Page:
Emergency Physicians' Attitudes toward and Use of Clinical Decision Rules for Radiography
Article first published online: 28 JUN 2008
Academic Emergency Medicine
Volume 5, Issue 2, pages 134–140, February 1998
How to Cite
Graham, I. D., Stiell, I. G., Laupacis, A., O'Connor, A. M. and Wells, G. A. (1998), Emergency Physicians' Attitudes toward and Use of Clinical Decision Rules for Radiography. Academic Emergency Medicine, 5: 134–140. doi: 10.1111/j.1553-2712.1998.tb02598.x
- Issue published online: 28 JUN 2008
- Article first published online: 28 JUN 2008
- Received January 15, 1997; reveision received: May 20, 1997; accepted: June 7, 1997; updated: July 17, 1997.
- emergency medicine;
- decision making;
- attitude of health personnel;
- health personnel
Objectives:1) To assess Canadian emergency physicians' (EPs') use of and attitudes toward 2 radiographic clinical decision rules that have recently been developed and to identify physician characteristics associated with decision rule use; 2) to determine the use of CT head and cervical spine radiography by EPs and their beliefs about the appropriateness of expert recommendations supporting the routine use of these radiographic procedures; and 3) to determine the potential acceptance of clinical decision rules for CT scan in patients with minor head injury and cervical spine radiography in trauma patients.
Methods: A cross-sectional anonymous mail survey of a random sample of 300 members of the Canadian Association of Emergency Physicians using Dillman's Total Design Method for mail surveys.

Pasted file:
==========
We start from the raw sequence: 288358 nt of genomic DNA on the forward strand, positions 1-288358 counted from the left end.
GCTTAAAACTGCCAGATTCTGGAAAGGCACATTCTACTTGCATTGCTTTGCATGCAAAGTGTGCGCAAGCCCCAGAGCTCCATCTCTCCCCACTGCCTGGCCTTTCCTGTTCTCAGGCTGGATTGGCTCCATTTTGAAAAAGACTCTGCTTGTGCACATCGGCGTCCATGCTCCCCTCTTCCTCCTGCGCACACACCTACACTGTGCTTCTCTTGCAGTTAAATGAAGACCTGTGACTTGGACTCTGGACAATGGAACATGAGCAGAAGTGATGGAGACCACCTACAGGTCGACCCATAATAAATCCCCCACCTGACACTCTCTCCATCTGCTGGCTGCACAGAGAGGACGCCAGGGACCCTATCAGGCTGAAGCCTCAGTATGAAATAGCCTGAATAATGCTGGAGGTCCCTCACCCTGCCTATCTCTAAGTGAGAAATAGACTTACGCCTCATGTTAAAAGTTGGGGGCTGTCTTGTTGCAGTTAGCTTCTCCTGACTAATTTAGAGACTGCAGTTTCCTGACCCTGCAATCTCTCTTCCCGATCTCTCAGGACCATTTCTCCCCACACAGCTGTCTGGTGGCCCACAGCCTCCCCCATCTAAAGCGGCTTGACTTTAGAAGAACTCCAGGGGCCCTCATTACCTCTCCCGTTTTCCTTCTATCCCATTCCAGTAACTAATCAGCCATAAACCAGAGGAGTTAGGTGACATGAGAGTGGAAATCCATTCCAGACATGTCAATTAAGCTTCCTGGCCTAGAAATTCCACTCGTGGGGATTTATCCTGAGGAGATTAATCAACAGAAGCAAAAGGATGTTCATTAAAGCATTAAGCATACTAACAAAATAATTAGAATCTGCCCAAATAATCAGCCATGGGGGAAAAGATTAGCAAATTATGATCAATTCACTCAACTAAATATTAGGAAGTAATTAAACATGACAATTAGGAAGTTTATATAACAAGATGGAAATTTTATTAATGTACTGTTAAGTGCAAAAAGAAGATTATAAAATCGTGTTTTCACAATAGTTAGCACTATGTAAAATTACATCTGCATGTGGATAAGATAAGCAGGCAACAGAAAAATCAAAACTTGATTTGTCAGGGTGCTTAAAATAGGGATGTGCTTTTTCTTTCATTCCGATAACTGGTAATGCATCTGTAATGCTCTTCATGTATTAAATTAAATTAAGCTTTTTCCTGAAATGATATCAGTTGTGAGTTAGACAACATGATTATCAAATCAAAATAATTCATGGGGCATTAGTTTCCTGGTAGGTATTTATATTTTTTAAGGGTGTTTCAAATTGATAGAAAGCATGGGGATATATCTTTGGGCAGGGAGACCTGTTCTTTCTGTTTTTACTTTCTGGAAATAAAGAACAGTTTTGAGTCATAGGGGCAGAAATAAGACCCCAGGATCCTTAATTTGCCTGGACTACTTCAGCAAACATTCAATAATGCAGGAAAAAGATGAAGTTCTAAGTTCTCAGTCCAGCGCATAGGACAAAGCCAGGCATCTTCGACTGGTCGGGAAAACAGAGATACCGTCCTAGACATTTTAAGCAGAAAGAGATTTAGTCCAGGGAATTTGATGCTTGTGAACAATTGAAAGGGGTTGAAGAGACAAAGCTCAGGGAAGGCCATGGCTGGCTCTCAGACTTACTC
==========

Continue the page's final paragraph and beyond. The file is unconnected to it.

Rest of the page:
Results: Of 288 eligible physicians, 232 (81%) responded. More than 95% of the respondents stated they currently used the Ottawa Ankle Rules and were willing to consider using the newly developed Ottawa Knee Rule. Physician characteristics related to frequent use of the Ottawa Ankle Rules were younger age, fewer years since graduating from medical school, part time or resident employment status, working in a hospital without a CT scanner, and believing that decision rules are not oversimplified cookbook medicine or too rigid to apply. Eighty-five percent did not agree that all patients with minor head injuries should receive a CT head scan and only 3.5% stated they always refer such patients for CT scan. Similarly, 78.5% of the respondents did not agree that all trauma patients should receive cervical spine radiography and only 13.2% said they always refer such patients for cervical spine radiography. Ninety-seven and 98% stated they would be willing to consider using well-validated decision rules for CT scan of the head and cervical spine radiography, respectively. Fifty-two percent and 67% of the respondents required the proposed CT and C-spine to be 100% sensitive for identifying serious injuries, respectively.
Conclusions: Canadian EPs are generally supportive of clinical decision rules and, in particular, have very positive attitudes toward the Ottawa Ankle and Knee Rules. Furthermore, EPs disagree with recommendations for routine use of CT head and cervical spine radiography and strongly support the development of well-validated decision rules for the use of CT head and cervical spine radiography. Most EPs expected the latter rules to be 100% sensitive for acute clinically significant lesions.